Temperature – Extreme heat and high temperatures continue this week in all regions. Many regions are also beginning to surpass their GDD 10 year average. Onion maggot and Cabbage maggot have reached the second threshold level in Essex. Seedcorn maggot is at the second threshold in Essex, Chatham-Kent, and Norfolk counties. Degree day data for each region is shown below.
Rainfall – All regions received little to no rain over the past week with the exceptions of Essex county and Sudbury. Sudbury is on track to reach its 10 year average. There is a risk of thunderstorms and possible heavy rain over the weekend in all regions. Precipitation data for each region is shown below.
Brassica Crops – The dry weather has caused some heat stress that has resulted in wilt in many fields. Not only is wilt caused by extreme temperatures, it can also be caused by cabbage maggots, wireworms, clubroot and other pests/pathogens that are targeting the roots or a combination of several variables. It is a good idea to dig up wilted plants with a shovel and examine roots to see if any pests are present or if the wilt is caused from the heat. Lepidopteran pests are present many fields, mainly imported cabbage worm and diamondback moth. Refer to the newsletter from June 18 for information on thresholds. Softrot and white mould are active in some areas and Alternaria has been observed in some fields. Keep an eye out for thrips as the hot, dry weather can allow for populations to increase rapidly.
Carrots – It’s hot out there. Stands are all over the place. Pre-emerge activity was poor in later seeded carrots due to dry conditions. It’s shaping up to be a carrot oil year for weed control. The ‘carrot oil’ label can be found here: (info) (label). It might be a good time to think about investing in a band sprayer. Listen to our discussion on everything carrot weed control while you’re out checking irrigation this week (What’s Growing ON? Ep. 2 is also available on Spotify or Apple Podcast)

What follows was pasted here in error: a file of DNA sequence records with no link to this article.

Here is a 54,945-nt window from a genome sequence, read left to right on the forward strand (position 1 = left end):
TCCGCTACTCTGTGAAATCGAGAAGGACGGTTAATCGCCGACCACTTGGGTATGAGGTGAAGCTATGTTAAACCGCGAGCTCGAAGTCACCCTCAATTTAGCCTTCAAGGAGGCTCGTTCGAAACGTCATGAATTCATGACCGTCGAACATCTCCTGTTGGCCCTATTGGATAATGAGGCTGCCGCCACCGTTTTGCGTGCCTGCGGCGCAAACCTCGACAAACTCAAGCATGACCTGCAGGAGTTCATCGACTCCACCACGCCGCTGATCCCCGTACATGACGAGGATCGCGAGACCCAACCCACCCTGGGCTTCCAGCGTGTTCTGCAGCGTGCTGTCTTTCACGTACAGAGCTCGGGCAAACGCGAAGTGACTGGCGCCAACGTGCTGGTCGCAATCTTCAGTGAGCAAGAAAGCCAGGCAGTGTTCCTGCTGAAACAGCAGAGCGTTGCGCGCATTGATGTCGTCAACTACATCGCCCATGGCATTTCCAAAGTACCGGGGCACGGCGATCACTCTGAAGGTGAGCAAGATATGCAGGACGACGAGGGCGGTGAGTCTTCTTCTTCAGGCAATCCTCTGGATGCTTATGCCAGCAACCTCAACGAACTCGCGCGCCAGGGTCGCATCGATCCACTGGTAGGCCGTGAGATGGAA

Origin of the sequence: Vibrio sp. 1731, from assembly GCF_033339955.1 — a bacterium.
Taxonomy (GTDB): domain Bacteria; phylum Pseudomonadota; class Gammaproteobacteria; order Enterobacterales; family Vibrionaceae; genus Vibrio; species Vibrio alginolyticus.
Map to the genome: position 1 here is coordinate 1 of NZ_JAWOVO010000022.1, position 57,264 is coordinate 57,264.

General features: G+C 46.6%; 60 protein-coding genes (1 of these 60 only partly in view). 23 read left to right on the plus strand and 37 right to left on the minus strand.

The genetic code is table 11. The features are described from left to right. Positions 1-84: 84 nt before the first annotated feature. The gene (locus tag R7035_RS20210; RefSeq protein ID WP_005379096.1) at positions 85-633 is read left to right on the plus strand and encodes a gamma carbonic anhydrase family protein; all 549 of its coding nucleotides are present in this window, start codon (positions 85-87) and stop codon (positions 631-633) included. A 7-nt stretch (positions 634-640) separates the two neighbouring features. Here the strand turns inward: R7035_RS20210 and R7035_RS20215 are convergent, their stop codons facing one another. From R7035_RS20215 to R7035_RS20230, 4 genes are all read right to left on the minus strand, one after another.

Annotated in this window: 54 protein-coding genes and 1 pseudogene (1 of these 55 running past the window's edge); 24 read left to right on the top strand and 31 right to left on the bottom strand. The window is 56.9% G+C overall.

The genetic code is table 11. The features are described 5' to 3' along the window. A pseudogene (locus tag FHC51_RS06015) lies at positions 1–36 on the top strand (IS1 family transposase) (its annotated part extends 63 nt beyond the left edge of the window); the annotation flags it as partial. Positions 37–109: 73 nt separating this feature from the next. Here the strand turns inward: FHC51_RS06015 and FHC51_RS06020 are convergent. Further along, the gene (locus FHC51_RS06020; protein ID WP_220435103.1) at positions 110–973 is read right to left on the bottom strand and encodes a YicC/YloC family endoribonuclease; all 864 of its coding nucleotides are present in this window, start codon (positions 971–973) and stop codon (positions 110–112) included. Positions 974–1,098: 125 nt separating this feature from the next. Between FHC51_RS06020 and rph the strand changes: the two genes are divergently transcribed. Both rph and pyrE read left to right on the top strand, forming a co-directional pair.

Cucurbits – Downy Mildew has been found in Ontario: it was found in Kent County on July 6th, (click here to read our post on Cucumber Downy Mildew Confirmed in Kent) Elgin County on July 7th and Norfolk County on July 7th. There are also confirmed cases in Michigan and New York. Check out our post (Cucumber Downy Mildew Confirmed in Great Lakes Region – June 22, 2020) for more details including spray recommendations: growers should be using downy mildew specific fungicide programs in the Great Lakes region. Hand-harvest of cucumbers is now underway in all cucumber growing regions.
Continue to scout for virus and bacterial wilt symptoms: infected plants should be rogued out before aphid populations build, and cucumber beetles continue to be active (Listen to our discussion on What’s Growing ON? Ep. 3 for more info on cucumber beetle. Also available through Spotify and Apple Podcasts) . Look for spider mite damage starting due to hot dry weather: because this can resemble drought stress, look for bronzing as well as the presence of mites, eggs, and webbing. Thrips have been problematic in several cucurbits during this hot, dry spell including pumpkins and watermelon.